No, what United lacked was desire, a desire Liverpool had - no doubt borne out of the frustration of four straight defeats. And in the end what they lacked in fluid attacking play, they made up for in aggression and commitment, and I admit a moment of class from Torres.

As for United, it just looked flat. I felt Fletcher was missed in the centre of the park - Scholes was out muscled too easily. I also felt the lack of a target man meant our options were limited; this game was always going to be won ugly and we didn't have the players to do so.

At the back Rio Ferdinand still looks out of sorts. He was far too slow for the opening goal and I'm sure if Sir Alex Ferguson had the players available he would seek to give him a rest. But he doesn't so we have to hope he can play his way back into form.

It’s turning out to be a mixed month and although I think the side is yet to click properly, the erratic form of the other sides around us means we are not slipping behind the leaders. It seems like the top four are taking turns to upset the football odds and lose at the moment.

However, we still need to compete because any more performances like Sunday, which should have required no motivation, and it seems a safe Premier League bet that we will again fall short.

Monday, October 26, 2009

Marriner sinks in Anfield atmosphere as Liverpool expose glaring United weaknesses...

United deservedly lost 2-0 at Liverpool on Sunday, going into the game all the talk was of crisis at Anfield, the focus was on Rafa Benitez, but when the final whistle blew the focus of attention had switched to the performance of rookie referee Andre Marriner and Manchester United, who were pretty much second best all over the pitch.

Andre Marriner is not the first referee to buckle under the pressure of the Anfield crowd and he won't be the last. It was Marriner's first really big game and he failed the test, it wasn't the fact that he sent-off Vidic and Mascherano, because he was right to do so.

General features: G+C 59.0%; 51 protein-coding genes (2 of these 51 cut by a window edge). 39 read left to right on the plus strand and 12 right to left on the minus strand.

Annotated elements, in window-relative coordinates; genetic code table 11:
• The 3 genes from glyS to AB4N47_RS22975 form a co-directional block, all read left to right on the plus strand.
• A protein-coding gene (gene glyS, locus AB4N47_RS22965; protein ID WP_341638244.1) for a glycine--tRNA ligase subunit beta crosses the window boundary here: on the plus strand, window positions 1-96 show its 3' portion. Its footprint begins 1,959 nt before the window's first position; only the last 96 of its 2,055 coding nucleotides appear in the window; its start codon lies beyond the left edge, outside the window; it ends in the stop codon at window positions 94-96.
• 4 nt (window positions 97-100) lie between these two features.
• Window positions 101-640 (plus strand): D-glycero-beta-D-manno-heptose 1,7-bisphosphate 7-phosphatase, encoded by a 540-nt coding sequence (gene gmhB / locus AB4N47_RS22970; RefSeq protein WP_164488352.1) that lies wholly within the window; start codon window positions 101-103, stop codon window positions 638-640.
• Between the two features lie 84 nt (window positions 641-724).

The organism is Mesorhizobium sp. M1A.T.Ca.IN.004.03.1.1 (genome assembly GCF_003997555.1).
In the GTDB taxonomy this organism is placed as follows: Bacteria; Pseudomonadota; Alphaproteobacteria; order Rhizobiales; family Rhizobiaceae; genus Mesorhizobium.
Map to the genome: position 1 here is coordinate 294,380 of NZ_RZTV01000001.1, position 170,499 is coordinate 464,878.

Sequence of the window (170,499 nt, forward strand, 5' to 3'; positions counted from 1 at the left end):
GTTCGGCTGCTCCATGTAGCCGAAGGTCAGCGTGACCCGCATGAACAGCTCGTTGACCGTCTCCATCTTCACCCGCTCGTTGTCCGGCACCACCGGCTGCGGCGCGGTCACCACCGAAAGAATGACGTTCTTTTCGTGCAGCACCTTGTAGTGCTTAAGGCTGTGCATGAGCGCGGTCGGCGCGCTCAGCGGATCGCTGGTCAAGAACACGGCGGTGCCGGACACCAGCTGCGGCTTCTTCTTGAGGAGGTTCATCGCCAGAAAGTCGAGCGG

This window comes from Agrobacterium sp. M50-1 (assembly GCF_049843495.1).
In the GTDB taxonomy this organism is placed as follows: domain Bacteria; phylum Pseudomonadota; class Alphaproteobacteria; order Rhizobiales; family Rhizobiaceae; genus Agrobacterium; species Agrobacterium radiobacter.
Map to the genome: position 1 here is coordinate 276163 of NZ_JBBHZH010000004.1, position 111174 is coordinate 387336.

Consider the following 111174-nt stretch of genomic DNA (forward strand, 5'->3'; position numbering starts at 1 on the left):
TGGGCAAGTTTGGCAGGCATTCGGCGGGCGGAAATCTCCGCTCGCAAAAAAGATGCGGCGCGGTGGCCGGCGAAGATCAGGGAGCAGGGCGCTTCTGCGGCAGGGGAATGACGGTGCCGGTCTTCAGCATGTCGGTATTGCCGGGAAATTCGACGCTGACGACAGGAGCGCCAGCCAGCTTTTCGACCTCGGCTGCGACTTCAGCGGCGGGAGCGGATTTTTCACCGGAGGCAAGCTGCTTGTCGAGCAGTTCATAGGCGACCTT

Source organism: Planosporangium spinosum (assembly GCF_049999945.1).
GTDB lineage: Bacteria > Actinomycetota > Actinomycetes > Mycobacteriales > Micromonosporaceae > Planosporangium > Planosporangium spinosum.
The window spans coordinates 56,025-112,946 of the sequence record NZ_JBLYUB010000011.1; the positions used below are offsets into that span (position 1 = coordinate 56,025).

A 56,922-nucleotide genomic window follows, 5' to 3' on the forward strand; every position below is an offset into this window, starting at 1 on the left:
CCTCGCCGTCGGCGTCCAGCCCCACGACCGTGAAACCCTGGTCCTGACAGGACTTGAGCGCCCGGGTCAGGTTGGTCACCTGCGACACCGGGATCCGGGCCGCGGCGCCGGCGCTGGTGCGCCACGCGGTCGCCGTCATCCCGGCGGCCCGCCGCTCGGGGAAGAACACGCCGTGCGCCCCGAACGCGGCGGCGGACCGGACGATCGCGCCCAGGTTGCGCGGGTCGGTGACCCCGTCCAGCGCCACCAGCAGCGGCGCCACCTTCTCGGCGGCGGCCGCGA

Marriner was guilty of giving Liverpool too many first-half decisions, he booked Patrice Evra for his first poor tackle. In sharp contrast, Lucas committed a catalogue of equally poor challenges yet his name did not enter the referee's notebook. Dimitar Berbatov was also booked in the first-half, it was another harsh decision by an in-experienced referee.

There were other questionable decisions; Ryan Giggs was fouled inside the Liverpool penalty area, and Carragher could have been sent-off late on in the game, but Marriner gave the benefit of doubt to the home team when denying United a spot-kick and only issuing a yellow card to the Liverpool defender.

Marriner was poor throughout the game and no doubting whoever makes these appointments will argue the case for promoting an in-experienced referee in a bid to gain experience. How else will they learn?

Whatever the questionable performance of Marriner, United cannot use that as an excuse for their own shortcomings, this against a Liverpool team that had lost four games on the spin, as it turned out, it was the visitors who looked out of sorts and short of ideas.

In midfield Fergie had elected to start with Scholes and Carrick with Giggs and Valencia on the flanks. Scholes guilty of wanting too much time on the ball and he very nearly cost United in the first half when he lost possession on the half-way line.

To suggest United were totally out-played would be wrong, because they had an equal share of possession; the problem was there was no cutting edge up front. Berbatov didn't look interested and Rooney didn't look 100% match fit.

Ferguson has a major selection dilemma with this squad, he cannot realistically start with a lone striker, because none of his current first-choice forwards are best suited to playing in 451/433 formation, if he does, against a top team at any rate, the opposition will easily regain possession quickly and the ball will keep on coming back at United's midfield and defence.

Without any question the most suitable formation for this United squad is 442, however, Fergie doesn't currently have two monster central midfield players to call upon. Scholes was excellent against Stoke City recently, but on Sunday against Liverpool he was found wanting, he didn't have the legs and so it came as no surprise that Fergie eventually substituted him in the second-half.